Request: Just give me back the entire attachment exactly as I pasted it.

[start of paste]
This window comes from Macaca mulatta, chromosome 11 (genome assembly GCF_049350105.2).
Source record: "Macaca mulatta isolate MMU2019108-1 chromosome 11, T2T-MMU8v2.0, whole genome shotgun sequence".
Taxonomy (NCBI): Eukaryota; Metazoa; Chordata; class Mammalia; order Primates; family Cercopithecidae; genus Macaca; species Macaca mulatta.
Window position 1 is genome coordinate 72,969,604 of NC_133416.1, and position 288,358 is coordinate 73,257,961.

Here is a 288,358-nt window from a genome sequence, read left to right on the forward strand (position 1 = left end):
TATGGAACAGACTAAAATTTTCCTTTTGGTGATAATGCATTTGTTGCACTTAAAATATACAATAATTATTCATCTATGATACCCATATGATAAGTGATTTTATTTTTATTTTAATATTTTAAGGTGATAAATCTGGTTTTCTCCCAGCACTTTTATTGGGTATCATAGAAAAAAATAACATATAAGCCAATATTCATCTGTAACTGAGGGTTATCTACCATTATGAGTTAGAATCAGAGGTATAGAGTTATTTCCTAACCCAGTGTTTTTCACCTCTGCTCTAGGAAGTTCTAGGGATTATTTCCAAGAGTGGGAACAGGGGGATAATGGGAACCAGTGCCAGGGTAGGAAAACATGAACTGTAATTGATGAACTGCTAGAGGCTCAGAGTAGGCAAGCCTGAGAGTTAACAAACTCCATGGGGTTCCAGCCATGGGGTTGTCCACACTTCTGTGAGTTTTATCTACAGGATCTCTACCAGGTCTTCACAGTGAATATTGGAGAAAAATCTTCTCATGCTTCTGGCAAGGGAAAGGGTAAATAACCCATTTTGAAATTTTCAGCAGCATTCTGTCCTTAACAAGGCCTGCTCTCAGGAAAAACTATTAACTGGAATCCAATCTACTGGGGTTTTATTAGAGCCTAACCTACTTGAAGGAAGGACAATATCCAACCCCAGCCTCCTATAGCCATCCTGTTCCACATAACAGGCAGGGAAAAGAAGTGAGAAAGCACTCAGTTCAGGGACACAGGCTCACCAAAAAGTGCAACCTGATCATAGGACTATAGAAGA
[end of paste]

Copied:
This window comes from Macaca mulatta, chromosome 11 (genome assembly GCF_049350105.2).
Source record: "Macaca mulatta isolate MMU2019108-1 chromosome 11, T2T-MMU8v2.0, whole genome shotgun sequence".
Taxonomy (NCBI): Eukaryota; Metazoa; Chordata; class Mammalia; order Primates; family Cercopithecidae; genus Macaca; species Macaca mulatta.
Window position 1 is genome coordinate 72,969,604 of NC_133416.1, and position 288,358 is coordinate 73,257,961.

Here is a 288,358-nt window from a genome sequence, read left to right on the forward strand (position 1 = left end):
TATGGAACAGACTAAAATTTTCCTTTTGGTGATAATGCATTTGTTGCACTTAAAATATACAATAATTATTCATCTATGATACCCATATGATAAGTGATTTTATTTTTATTTTAATATTTTAAGGTGATAAATCTGGTTTTCTCCCAGCACTTTTATTGGGTATCATAGAAAAAAATAACATATAAGCCAATATTCATCTGTAACTGAGGGTTATCTACCATTATGAGTTAGAATCAGAGGTATAGAGTTATTTCCTAACCCAGTGTTTTTCACCTCTGCTCTAGGAAGTTCTAGGGATTATTTCCAAGAGTGGGAACAGGGGGATAATGGGAACCAGTGCCAGGGTAGGAAAACATGAACTGTAATTGATGAACTGCTAGAGGCTCAGAGTAGGCAAGCCTGAGAGTTAACAAACTCCATGGGGTTCCAGCCATGGGGTTGTCCACACTTCTGTGAGTTTTATCTACAGGATCTCTACCAGGTCTTCACAGTGAATATTGGAGAAAAATCTTCTCATGCTTCTGGCAAGGGAAAGGGTAAATAACCCATTTTGAAATTTTCAGCAGCATTCTGTCCTTAACAAGGCCTGCTCTCAGGAAAAACTATTAACTGGAATCCAATCTACTGGGGTTTTATTAGAGCCTAACCTACTTGAAGGAAGGACAATATCCAACCCCAGCCTCCTATAGCCATCCTGTTCCACATAACAGGCAGGGAAAAGAAGTGAGAAAGCACTCAGTTCAGGGACACAGGCTCACCAAAAAGTGCAACCTGATCATAGGACTATAGAAGA